2012 Audi A7 3.0 TFSI quattro Auto Tiptronic Sedan
So I pulled out of a gas station in a brisk-but-safe manner, turning out ahead of an SUV. When the SUV pulled up next to me, I looked over and saw that it was a police vehicle. While I had done nothing wrong, I still had that somewhat sinking feeling associated with the notion that the action was something that may have led to something else.
But the officer looked admiringly at the car, gave a slight smile and nod, and drove away.
And that’s the thing about the Audi A7: It draws more positive reaction with its coupe-like profile (though it has four doors), as well as from the LED driving lights that have been copied by OEMs at all strata in the sales chain in a way as shameless as those riding on Apple’s coat-tails with “i” this and “i” that, in a way that if you want to be in the least bit inconspicuous, you don’t want this car.
The ride and handling are superb, providing a sense of weight without ponderousness (i.e., it feels planted to the pavement), and a sense of lightness when maneuvering in low-speed situations, as in a parking lot, a situation wherein the rear camera comes in handy, given that you have a comparatively low H-point (no, I am not talking about R8-like lowness, just something that is far sportier than “sedan” signifies). Part of the reason for the lightness is the fact that this has a structure based on a combination of aluminum (used for the front fenders, hood, hatch, doors, and engine and chassis components) and high-strength steel. A consequence of these materials is that the car is about 15% lighter than a comparable all-steel car. And one suspects that the sense of being planted and in control is predicated in large part by the quattro permanent all-wheel drive system that puts the power in the right place as the vehicle is driven.
There is a potent 3.0-liter 310-hp supercharged V6 under the hood that’s attached to an 8-speed automatic with Tiptronic, or self-shifting should you so desire. While you might be thinking, “That’s probably a thirsty engine,” you would be wrong (although I suspect that anyone who is buying a car of this nature might not be all that concerned with premium fuel costs, $4.00+ prices notwithstanding). The EPA numbers on the sticker are 18 mpg city and 28 mpg highway, and while it is generally a safe rule of thumb to figure that you’re going to get less than that, the A7 nailed those numbers—in fact, I was generally getting 20-21 mpg in city driving. The performance, of course, is enhanced by the belt-driven supercharger. The fuel economy is enhanced by the transmission, which takes various parameters into account in order to get to the right gear promptly.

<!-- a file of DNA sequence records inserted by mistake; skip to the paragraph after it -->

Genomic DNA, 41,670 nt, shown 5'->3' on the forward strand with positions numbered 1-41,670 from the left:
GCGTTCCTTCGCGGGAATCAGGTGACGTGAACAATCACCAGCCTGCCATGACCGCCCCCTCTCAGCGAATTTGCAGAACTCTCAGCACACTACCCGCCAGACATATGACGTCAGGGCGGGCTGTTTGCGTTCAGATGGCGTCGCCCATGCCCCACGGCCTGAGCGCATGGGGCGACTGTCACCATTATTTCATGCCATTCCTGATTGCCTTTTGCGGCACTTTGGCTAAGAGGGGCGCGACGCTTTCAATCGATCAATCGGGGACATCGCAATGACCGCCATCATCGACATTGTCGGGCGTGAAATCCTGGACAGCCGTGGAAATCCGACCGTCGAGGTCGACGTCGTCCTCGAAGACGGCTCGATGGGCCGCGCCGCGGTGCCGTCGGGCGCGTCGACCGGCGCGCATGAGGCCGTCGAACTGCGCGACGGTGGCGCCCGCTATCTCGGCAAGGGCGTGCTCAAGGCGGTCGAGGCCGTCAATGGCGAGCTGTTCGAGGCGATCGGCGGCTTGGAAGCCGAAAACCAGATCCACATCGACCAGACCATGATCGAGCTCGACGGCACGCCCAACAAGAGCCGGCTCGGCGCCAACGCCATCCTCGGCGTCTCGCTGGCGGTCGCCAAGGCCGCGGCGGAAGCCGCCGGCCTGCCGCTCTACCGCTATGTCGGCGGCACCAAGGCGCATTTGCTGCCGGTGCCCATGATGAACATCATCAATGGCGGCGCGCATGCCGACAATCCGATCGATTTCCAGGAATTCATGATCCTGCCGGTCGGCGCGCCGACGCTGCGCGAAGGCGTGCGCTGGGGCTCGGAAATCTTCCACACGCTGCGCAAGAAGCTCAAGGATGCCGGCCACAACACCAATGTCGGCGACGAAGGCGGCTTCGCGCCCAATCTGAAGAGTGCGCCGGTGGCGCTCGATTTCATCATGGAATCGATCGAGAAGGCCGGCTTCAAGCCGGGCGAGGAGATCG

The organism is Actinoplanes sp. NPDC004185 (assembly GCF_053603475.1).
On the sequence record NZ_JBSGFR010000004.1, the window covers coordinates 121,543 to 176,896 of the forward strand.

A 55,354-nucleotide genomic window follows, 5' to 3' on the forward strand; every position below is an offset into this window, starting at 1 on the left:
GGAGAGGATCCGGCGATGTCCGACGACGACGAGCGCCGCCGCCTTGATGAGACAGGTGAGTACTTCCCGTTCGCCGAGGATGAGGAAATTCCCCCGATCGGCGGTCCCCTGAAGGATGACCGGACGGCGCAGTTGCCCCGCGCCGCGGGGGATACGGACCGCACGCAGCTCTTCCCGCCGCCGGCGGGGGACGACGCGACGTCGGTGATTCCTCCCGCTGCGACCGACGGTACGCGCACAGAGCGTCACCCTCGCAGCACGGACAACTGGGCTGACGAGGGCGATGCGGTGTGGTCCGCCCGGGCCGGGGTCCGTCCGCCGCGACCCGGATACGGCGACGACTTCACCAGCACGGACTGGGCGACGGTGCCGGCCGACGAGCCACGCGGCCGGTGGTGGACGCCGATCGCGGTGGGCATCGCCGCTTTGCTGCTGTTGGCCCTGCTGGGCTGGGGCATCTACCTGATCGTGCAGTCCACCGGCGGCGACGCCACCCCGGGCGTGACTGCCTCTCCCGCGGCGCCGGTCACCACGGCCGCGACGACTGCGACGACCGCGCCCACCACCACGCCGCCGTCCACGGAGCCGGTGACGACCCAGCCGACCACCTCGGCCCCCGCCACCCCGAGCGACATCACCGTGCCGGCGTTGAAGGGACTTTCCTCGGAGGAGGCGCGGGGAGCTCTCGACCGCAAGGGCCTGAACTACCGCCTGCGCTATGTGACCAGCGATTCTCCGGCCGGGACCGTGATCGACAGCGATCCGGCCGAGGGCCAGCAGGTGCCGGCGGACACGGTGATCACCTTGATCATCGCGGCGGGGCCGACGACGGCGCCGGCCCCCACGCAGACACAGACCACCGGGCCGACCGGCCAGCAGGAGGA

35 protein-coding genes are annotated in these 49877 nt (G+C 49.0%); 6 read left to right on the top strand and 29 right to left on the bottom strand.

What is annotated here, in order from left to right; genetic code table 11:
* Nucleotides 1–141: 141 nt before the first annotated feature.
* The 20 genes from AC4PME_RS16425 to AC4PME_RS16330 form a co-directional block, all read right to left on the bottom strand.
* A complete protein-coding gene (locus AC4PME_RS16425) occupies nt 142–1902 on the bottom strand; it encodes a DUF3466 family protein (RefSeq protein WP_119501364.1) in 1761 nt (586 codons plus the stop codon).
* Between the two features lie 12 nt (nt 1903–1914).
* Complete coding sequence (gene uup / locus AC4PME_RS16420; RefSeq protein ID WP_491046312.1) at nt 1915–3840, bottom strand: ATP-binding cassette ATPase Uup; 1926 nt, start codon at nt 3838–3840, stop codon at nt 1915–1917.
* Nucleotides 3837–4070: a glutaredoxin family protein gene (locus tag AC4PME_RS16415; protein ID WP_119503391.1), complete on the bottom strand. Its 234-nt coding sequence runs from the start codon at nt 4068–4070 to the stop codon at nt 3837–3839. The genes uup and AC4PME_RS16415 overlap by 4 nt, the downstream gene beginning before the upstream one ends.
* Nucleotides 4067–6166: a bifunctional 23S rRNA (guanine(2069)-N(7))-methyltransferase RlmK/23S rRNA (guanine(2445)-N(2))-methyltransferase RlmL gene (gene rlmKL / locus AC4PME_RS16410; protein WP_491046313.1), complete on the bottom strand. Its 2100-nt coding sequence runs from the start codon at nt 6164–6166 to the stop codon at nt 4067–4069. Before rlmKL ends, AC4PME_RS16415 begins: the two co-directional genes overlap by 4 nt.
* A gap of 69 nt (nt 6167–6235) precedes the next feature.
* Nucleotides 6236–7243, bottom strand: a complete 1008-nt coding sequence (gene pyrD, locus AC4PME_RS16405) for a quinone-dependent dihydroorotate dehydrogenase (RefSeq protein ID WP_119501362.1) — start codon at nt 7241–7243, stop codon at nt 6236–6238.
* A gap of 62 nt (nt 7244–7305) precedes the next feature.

Inside. . .well, being an Audi it goes without saying that it is first-rate, from the leather to the metallic surfaces. The vehicle features an eight-inch pop-up color display that comes up from the center of the dash. It has the “Audi connect” system, which basically means there is a WiFi hotspot in the car. A primary use of that connectivity is that the navigation is via Google Earth. Chances are you’ve “traveled” via Google Earth on your computer. This is pretty much the same thing. The first several times the screen renders “reality” you have to be amazed. But after not too long, it becomes ever-changing wallpaper; I am not convinced that the straight-up map-on-a-screen isn’t better for purposes of navigation (yes, you can switch out of Google Earth and get a conventional map on that screen). Another useful aspect of the system is that when trying to navigate to a place that the system doesn’t seem to recognize you can use a Google search to get the location for the navigation. I found this to be rather handy.
The car has such a short rear decklid that you might think that you’d be able to put not much more than a loaf of bread in the trunk. But that is deceptive, and there is actually 24.5-cubic-feet back there, which is ample.
But again, it is about the looks.
And it looks good.
Engine: 3.0-liter V6, supercharged with direct injection
Material: Aluminum block and heads
Horsepower: 310 @ 5,500-6,500 rpm
Torque: 325 lb-ft @ 2,900-4,500 rpm
Transmission: Eight-speed automatic
Wheelbase: 114.7 in.
Width (with mirrors): 84.2 in.
Height: 55.9 in.
Curb weight: 4,210 lb.
Base MSRP: $59,250
As driven (inc. destination): $68,630
EPA: 18/28 mpg city/hwy
While you are probably familiar with origami, the classic art of paper folding that results in things like birds that flap their wings when you pull the tail, or plot devices in one of the Blade Runner films.
This is not a piece of modern art: Rather, it is an image from Blackmore Sensors and Analytics of Bozeman, Montana, micro-Doppler signatures of pedestrians (or maybe that’s a pedestrian, singular) walking (see it now?). Blackmore is a company that is developing FMCW lidar.
The Mazda CX-5 first appeared on the scene in 2012, and for 2017, the vehicle has undergone some major transformations, to enhance what was already a notable small crossover.